What do you get when you combine a selfie with a coastline?
Parks Canada climate change specialist Garrett Mombourquette and his colleague Kim Gamble on P.E.I. were tossing around the idea, and came up with the term "coastie."
Mombourquette pitched the idea in an innovation competition for Parks Canada employees, and the coastie initiative was born.
"The idea had been talked about for a while, knowing that people had smartphones and that we might be able to do something constructive with the photos that people were already taking of our beautiful beaches," Mombourquette said.
"Then it was just serendipitous. I proposed the idea internally. The University of Windsor simultaneously reached out to discuss the collaboration, and it was just —the stars aligned."
Starting this month, Canadians are being invited to share their photos from special cellphone cradles or stands set up at five national parks, including the Prince Edward Island National Park on the Island's North Shore.
"A coastie is simply a photograph of the coastline, and it's something that Parks Canada and the University of Windsor will be able to use to help us to monitor coastal change, and better understand the impacts of climate change," Mombourquette said.
"Citizen science means that visitors are the ones who are collecting the information."
Researchers at the University of Windsor are part of the coastie initiative, and will analyze the photos and use them to track changes to the coastlines, including erosion, storm surges and ice cover, vegetation, beach use and even rip currents.
"Not to nerd out too much, but what's cool about this initiative is that coasties will always be taken from the same location, and we will actually be able to survey that location, so that we can rectify that image and overlay it onto a map," Mombourquette said.
"Then track coastal change just the same way that we monitor coastal erosion, as part of our ecological integrity monitoring program. So this will complement nicely some of the work that we're already doing."
The other locations are Fundy National Park, Kouchibouguac National Park, Point Pelee National Park, and Sable Island National Park Reserve, with one to three coastie stands at each site.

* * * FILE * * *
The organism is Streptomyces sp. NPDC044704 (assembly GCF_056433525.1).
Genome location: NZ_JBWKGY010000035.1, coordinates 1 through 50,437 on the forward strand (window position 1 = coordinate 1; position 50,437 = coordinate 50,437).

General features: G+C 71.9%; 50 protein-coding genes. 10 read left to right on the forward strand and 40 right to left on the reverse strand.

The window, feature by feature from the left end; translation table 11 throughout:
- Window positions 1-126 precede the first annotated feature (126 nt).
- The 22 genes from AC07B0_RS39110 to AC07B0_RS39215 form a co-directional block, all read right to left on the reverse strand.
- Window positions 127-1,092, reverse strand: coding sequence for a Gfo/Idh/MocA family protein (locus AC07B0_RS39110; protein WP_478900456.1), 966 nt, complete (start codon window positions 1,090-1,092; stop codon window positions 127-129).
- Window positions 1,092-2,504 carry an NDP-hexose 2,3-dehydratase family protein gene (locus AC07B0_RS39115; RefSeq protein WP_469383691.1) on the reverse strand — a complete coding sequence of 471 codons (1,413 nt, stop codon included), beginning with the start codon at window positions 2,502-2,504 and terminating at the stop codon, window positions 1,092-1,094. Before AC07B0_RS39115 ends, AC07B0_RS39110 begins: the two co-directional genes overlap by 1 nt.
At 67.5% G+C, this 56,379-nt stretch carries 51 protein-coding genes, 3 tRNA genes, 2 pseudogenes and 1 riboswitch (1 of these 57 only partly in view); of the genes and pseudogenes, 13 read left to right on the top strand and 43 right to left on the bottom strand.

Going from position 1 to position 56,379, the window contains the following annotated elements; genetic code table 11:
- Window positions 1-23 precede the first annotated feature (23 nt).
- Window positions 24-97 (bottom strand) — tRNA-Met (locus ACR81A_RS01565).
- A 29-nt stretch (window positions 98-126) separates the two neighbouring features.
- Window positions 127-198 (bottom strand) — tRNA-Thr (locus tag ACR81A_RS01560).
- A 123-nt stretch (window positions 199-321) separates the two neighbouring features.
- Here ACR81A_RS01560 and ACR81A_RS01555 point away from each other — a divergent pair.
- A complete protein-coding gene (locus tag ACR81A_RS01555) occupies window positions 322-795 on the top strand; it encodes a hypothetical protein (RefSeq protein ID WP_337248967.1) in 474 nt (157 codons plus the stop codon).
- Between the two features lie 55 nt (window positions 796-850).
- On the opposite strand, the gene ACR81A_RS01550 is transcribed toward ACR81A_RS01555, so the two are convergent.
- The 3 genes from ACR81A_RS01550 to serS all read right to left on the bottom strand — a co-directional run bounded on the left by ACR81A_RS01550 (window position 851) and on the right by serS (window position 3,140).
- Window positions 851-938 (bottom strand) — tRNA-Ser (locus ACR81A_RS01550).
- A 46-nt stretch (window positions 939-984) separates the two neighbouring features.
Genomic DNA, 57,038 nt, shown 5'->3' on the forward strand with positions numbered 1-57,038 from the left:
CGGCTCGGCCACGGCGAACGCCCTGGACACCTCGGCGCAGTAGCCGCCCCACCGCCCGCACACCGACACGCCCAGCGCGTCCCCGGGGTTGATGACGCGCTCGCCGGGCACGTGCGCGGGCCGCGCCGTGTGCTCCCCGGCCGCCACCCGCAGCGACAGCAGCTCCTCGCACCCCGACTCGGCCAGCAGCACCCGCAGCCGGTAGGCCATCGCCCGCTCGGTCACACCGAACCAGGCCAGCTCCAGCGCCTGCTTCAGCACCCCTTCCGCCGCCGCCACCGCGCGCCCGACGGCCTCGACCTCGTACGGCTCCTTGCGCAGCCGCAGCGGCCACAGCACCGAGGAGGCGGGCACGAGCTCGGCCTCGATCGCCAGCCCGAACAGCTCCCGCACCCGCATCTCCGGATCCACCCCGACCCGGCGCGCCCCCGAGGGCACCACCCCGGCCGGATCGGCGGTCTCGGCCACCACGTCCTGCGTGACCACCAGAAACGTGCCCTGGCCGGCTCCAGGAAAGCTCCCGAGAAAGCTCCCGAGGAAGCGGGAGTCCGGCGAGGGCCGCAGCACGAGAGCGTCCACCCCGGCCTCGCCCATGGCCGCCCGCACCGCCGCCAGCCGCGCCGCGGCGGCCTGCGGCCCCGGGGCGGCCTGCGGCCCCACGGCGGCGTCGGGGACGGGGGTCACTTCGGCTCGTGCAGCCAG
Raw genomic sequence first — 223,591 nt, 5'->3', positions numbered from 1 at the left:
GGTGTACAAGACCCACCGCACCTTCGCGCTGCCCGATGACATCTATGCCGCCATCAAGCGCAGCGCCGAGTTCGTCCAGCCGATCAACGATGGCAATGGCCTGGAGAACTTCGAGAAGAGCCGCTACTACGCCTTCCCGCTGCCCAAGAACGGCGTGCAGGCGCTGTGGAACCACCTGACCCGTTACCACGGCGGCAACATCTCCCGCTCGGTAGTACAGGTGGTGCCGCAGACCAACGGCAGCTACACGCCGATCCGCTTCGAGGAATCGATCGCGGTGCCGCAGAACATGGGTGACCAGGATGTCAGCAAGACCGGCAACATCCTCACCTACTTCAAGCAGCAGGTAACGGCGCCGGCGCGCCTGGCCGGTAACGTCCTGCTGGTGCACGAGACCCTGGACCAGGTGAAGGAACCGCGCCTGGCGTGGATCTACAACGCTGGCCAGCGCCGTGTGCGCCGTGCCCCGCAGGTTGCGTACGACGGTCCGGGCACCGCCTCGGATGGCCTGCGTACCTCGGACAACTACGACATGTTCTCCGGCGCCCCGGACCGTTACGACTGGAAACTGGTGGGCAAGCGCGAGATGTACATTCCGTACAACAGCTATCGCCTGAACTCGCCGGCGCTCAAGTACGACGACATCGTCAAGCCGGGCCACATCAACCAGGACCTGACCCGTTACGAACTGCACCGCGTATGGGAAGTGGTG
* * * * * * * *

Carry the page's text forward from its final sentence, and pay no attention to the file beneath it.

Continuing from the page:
"It will be exciting for me to see how as coasties these roll in, and as we collect some more data, how climate change differentially impacts these five different national parks," Mombourquette said.
'Fun thing to do at lunch'
Mombourquette said the coasties are already starting to appear on social media.
"It's very gratifying to see the level of interest that folks across the agency have to track climate change, and to do something actively to better understand the impacts that climate change will have on Parks Canada-administered sites," Mombourquette said.
"We're seeing a bit of uptake, definitely within the national park a lot of the staff are very excited and have begun to take some coasties," he said.
"It's already a fun thing to do at lunch."'
Parks Canada said they will be adding even more national parks in 2022.
"I proposed the coastie idea about a year ago. I certainly didn't expect that this could become something even bigger than Prince Edward Island National Park, and to have five sites on board in the first year is very exciting," Mombourquette said.
"I have to give all credit for the word to my colleague actually, Kim Gamble. She coined the term."
ABOUT THE AUTHOR
Nancy Russell has been a reporter with CBC since 1987, in Whitehorse, Winnipeg, Toronto and Charlottetown. When not on the job, she spends her time on the water or in the gym rowing, or walking her dog. Nancy.Russell@cbc.ca
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